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The Gallagher SURNAME by Seosamh Ua Gallchobhair

On a stormy day in 794 A.D., "Gallchobhair" (I have not yet discovered his real name) Mac (meaning "the son of....")  Rurcan Mac Ruaidhri Mac Donnchadh Mac Domhnall Mac Ceallach Mac Maelcoba Mac Aedh Mac Ainmireach Mac Sedna Mac Fergus Ceannfada Mac Conall Gulban Mac Niall Naoi n-Giallach and his cohort were down by Cuan na Long (Shiphaven Bay, now wrongly called Sheephaven Bay) and they saw a longboat with its mast broken drifting in the bay. They rescued the longboat and the crew (who were Vikings) and who were near death. 

They brought them to the hospice in the local monastery to recover. When the crew had recovered, "Gallchobair" had the longboat repaired and fitted with a new mast. During the Vikings' sojourn around Cuan na Long they had time to view the herds of cattle and sheep, strings of horses, the prosperity of the monastery with its gold and silver vessels; the manuscripts in leather cases inlaid in gold and the oak forests. When their longboat was refitted and laden with provisions and presents and some pilferages the Vikings headed back to the Northlands.

The following year 795 A.D. they and their friends were back ...... but as a raiding party this time and so began the Viking Era in Ireland. It was from the above incident that the name “Gallchobair” (The One who aided the Foreigner) came.

[Remembered and embellished from an account in the “Donegal Democrat” in the 1960’s?]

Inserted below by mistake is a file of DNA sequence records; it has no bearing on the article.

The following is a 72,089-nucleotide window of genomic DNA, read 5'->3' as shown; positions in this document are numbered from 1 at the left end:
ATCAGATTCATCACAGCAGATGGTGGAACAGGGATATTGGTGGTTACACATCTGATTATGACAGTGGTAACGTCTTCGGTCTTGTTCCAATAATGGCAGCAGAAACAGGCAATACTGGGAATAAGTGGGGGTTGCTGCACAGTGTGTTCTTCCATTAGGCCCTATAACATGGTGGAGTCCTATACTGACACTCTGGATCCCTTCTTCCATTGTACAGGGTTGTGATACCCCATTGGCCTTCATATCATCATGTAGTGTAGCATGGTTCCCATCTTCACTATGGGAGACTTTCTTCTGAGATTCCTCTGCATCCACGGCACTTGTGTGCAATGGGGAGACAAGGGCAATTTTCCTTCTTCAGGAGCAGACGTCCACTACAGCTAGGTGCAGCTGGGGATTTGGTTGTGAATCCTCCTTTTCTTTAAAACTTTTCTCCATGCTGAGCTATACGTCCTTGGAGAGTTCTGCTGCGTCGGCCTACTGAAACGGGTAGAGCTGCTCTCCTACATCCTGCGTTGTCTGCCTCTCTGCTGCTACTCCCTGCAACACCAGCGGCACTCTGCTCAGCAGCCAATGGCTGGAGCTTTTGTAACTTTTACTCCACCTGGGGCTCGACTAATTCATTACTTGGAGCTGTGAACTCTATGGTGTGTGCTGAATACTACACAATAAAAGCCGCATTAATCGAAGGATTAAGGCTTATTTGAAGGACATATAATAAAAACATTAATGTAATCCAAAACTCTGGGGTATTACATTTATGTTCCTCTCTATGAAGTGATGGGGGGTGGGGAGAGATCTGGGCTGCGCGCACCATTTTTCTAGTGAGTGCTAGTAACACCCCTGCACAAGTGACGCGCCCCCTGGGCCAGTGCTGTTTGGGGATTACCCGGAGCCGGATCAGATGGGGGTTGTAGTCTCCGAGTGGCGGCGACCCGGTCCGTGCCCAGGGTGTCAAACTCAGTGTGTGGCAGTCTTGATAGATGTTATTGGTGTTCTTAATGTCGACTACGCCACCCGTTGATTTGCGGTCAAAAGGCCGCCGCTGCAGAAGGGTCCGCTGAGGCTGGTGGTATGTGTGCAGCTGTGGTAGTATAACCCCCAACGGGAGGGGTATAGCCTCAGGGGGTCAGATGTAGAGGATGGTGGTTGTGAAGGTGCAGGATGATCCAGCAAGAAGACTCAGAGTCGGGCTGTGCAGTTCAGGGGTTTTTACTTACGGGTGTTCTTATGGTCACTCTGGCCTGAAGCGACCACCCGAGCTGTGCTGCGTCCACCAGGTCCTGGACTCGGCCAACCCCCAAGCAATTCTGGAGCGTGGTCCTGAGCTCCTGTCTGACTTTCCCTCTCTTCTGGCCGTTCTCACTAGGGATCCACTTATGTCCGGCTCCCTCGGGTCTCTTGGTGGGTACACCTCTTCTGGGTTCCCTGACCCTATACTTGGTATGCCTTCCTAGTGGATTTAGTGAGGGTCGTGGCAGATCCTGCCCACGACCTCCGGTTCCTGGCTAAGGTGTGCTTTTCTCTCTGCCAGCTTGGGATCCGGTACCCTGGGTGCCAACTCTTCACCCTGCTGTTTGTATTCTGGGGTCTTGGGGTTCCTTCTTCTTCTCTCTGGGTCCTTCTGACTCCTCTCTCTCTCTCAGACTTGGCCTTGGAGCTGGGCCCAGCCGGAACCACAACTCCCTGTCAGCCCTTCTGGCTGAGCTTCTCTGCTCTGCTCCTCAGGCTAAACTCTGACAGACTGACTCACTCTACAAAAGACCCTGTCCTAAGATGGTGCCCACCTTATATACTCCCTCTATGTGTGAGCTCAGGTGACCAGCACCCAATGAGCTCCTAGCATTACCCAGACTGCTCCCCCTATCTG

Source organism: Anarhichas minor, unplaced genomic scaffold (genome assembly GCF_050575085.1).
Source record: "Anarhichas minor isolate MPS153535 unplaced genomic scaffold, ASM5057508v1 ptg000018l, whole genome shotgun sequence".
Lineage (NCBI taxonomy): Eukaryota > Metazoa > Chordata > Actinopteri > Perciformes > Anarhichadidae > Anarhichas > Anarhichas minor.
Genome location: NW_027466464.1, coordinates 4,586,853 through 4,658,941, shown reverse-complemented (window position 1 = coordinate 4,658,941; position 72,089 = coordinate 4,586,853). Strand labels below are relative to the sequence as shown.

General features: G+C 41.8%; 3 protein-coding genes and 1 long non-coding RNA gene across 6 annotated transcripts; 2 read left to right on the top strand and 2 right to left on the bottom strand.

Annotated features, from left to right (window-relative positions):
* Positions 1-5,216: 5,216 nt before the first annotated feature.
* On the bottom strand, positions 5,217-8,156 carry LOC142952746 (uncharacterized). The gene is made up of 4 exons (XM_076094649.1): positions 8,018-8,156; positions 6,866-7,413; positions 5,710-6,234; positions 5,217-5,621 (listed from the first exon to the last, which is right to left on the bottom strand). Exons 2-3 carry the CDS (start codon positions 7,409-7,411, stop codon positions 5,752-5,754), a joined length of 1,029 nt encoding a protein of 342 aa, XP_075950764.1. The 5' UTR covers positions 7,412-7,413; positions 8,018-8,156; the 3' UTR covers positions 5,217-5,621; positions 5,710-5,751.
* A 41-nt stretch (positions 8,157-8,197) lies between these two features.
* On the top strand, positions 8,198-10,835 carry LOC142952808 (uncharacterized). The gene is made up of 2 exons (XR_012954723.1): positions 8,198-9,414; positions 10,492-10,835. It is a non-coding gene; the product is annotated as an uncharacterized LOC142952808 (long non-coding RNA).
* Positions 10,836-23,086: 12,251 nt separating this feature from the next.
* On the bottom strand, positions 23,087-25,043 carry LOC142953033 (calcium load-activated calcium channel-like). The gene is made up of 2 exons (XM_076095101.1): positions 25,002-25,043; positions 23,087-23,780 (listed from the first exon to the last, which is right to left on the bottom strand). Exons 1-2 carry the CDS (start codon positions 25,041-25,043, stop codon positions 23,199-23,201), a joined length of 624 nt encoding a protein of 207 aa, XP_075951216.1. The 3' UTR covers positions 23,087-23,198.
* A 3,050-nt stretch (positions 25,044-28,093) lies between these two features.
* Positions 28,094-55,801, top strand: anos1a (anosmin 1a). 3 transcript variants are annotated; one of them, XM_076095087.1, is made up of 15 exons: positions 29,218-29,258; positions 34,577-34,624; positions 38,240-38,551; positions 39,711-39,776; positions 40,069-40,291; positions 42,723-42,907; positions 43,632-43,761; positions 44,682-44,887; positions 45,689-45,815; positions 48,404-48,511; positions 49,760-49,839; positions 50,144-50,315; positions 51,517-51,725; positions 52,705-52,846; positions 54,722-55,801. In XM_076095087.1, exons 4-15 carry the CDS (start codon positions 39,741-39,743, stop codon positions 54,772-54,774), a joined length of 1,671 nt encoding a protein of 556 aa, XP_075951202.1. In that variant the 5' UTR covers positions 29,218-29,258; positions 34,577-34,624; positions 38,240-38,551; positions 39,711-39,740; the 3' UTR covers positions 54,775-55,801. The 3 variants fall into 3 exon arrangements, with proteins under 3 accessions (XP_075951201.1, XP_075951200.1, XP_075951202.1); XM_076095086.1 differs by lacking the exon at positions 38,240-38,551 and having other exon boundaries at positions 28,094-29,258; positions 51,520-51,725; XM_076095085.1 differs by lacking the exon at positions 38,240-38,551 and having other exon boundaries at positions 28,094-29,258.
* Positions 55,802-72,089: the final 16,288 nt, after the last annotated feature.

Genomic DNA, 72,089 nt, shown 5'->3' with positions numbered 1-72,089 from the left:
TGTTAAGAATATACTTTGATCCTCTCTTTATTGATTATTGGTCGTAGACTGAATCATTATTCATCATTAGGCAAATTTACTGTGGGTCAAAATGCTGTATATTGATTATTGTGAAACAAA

The Gallagher Nickname

The nickname for the Gallaghers is "Gallcobhairí na g-Cipín Dóite/ Gallcobhairí na g-Cipín Gualaigh. (Gualach = Charcoal; Gualaigh being the Genitive).

"This is how they acquired the nickname: Some hundreds of years ago when the art of writing was not common, the Gallaghers could write. So when someone had to have a letter written, the Gallaghers did the needful, for a consideration of course. Their writing instruments were pointed hardwood sticks which when dipped in candle flame, turned to charcoal. So you see that the nickname is not a derogatory one at all."

As told by the late Mary Kate Hegarty Collins N.T.  (Mary Kate was a first cousin of my Father. Her mother was Maggie Gallagher).

(Charcoal sticks are still used by artists. I sold them myself and I have a box of “Willow Charcoal” as a Clan Heirloom)!

The late Rab Matheson made a model of one these lamps for a cousin of mine here in Rinn na Cille!

Seosamh Ua Gallchobhair, Teileann, Tír Chonaill.